Rewatching The Thing From Another World (1951) as I worked on the Monsters chapter of Alien Visitors gave me fresh appreciation for Margaret Sheridan as Nikki, the female lead opposite Kenneth Tobey’s Hendry. It’s not that she plays a role in fighting the Thing, but there’s no question she could do it if she had to.
Producer Howard Hawks liked stories about tough guys, and Hendry and his crew are plenty tough. It’s not emphasized, just taken as a given that they’re willing to go up against this alien menace and fight to the last man to save the world. Scotty, the reporter (Douglas Spencer) establishes his bona fides easily: when Hendry says he should be away from the front lines, Scotty replies he shouldn’t have been at El Alamein or Okinawa during WW II, but he was there. ’nuff said.
The thing is, Hawks liked his women tough too. Contrary to the poster, Nikki never screams, never faints, never needs more protection than anyone else. She never stays behind when they’re going up against the Thing. We learn that on her last date with Hendry she drunk him under the table, a measure of toughness back in those days.
Fast-forward to 1988’s Predator. We have one woman in the cast (Elpidia Carrillo) and her role is a headscratcher. She’s working with a Russian special-forces team fomenting unrest in the region. We never learn what he role is: interpreter? Guide? Marxist guerilla? It comes off as if she’s there solely to provide exposition and avoid criticism the film’s a 100 percent sausage fest.
While Dutch (Arnold Schwarzenegger) and his crew are tough, there’s more self-consciousness about it. One of the team (Jesse Ventura) carries a massive gun way too big to lug for jungle fighting; there’s the early scene where we watch Carl Weathers and Ah-nuld arm-wrestle with an emphasis on their muscles.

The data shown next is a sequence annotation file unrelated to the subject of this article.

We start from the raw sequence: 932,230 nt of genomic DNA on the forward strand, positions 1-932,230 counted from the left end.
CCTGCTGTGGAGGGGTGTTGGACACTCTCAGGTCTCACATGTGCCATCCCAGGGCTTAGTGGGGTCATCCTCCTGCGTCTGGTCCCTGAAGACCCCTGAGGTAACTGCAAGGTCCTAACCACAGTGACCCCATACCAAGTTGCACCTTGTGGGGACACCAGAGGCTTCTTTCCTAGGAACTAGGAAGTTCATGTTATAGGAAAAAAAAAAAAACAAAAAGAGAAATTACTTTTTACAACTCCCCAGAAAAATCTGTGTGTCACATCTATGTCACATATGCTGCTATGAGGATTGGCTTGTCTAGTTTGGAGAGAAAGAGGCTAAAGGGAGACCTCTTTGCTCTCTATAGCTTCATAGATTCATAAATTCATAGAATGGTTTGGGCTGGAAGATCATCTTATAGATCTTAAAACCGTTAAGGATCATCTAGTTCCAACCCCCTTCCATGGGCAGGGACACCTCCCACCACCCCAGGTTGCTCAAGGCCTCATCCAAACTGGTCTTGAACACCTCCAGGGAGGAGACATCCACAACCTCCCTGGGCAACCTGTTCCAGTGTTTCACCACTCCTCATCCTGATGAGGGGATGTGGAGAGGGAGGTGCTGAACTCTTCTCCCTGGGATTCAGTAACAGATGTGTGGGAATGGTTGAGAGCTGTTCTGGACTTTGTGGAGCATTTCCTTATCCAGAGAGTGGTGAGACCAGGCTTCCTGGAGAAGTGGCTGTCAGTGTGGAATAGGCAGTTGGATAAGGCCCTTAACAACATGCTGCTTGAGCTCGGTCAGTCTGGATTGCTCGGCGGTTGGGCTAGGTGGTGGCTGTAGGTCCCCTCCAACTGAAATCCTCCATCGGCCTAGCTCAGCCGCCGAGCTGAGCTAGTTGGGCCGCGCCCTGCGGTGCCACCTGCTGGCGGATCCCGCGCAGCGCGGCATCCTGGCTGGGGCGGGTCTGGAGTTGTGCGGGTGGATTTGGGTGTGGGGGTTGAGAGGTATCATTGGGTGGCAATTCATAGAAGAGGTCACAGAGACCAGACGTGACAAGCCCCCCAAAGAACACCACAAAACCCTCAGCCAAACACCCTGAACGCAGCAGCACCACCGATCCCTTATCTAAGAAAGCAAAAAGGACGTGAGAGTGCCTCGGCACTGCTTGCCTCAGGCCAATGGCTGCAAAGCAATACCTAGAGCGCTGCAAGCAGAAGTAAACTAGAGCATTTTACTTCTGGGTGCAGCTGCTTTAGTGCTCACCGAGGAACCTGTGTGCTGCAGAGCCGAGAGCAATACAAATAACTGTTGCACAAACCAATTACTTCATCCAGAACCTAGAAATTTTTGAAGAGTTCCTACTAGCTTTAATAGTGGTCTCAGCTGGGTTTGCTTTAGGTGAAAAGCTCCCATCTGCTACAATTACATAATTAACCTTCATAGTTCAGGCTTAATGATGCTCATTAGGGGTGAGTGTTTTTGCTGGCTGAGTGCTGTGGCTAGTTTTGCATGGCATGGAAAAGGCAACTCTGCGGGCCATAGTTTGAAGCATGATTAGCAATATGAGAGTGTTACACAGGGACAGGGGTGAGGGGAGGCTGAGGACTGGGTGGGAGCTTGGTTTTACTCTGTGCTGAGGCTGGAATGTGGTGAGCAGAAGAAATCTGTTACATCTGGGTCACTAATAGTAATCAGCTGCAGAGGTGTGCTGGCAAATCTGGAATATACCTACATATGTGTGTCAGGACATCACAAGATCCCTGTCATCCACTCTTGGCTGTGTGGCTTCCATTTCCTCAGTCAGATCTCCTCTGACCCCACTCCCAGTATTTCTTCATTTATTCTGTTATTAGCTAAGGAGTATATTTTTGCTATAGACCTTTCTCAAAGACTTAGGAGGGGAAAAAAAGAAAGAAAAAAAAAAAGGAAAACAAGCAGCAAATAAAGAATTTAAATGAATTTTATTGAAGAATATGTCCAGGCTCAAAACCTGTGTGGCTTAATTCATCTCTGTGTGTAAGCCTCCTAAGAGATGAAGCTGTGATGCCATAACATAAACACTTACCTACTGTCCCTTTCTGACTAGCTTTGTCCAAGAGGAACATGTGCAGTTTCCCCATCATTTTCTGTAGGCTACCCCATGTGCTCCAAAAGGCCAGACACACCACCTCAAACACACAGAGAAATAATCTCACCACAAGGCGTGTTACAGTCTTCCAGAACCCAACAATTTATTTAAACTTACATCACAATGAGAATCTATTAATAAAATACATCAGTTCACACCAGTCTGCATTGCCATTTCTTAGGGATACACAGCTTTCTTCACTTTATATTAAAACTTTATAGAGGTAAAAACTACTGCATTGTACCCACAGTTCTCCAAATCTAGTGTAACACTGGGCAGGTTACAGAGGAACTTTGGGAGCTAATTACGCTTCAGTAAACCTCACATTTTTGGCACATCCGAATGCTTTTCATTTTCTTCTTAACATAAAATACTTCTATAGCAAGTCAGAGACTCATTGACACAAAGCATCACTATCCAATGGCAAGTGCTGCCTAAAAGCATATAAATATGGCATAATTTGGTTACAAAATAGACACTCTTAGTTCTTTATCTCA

And then there’s Independence Day (1996) where as I’ve mentioned before, there’s a lot more worry that the male characters aren’t man enough. Jeff Goldblum lost his wife because he wasn’t ambitious enough for her; as a president, war hero Whitmore (Bill Pullman) is dismissed as a wimp because he compromises and negotiates. Both, of course, prove they’re Real Men.
The flip side of that is that the women have to be Real Woman, which is to say letting the men have all the glory. As the first lady, Mary McDonnell dies because she didn’t listen to her husband; Margaret Colin’s role as Goldblum’s ex is to see how awesome her husband really was; Viveca J. Fox gets to be a little heroic because she’s protecting her son, plus she’s doing what her boyfriend Will Smith told her to, in contrast to McDonnell.
It’s really annoying that Sheridan’s tougher and probably more capable than any of these later films. It should be the other way around, shouldn’t it? Similarly, the female lead in I Married a Monster (1997) doesn’t get to do more than in 1958’s I Married a Monster From Outer Space. All she can do is warn the town doctor and have him do the fighting. The 1995 Village of the Damned is marginally better than the classic 1960s film, but not much (I discussed this about a year ago).
Not that it’s startling news Hollywood is sexist, but it’s still annoying.
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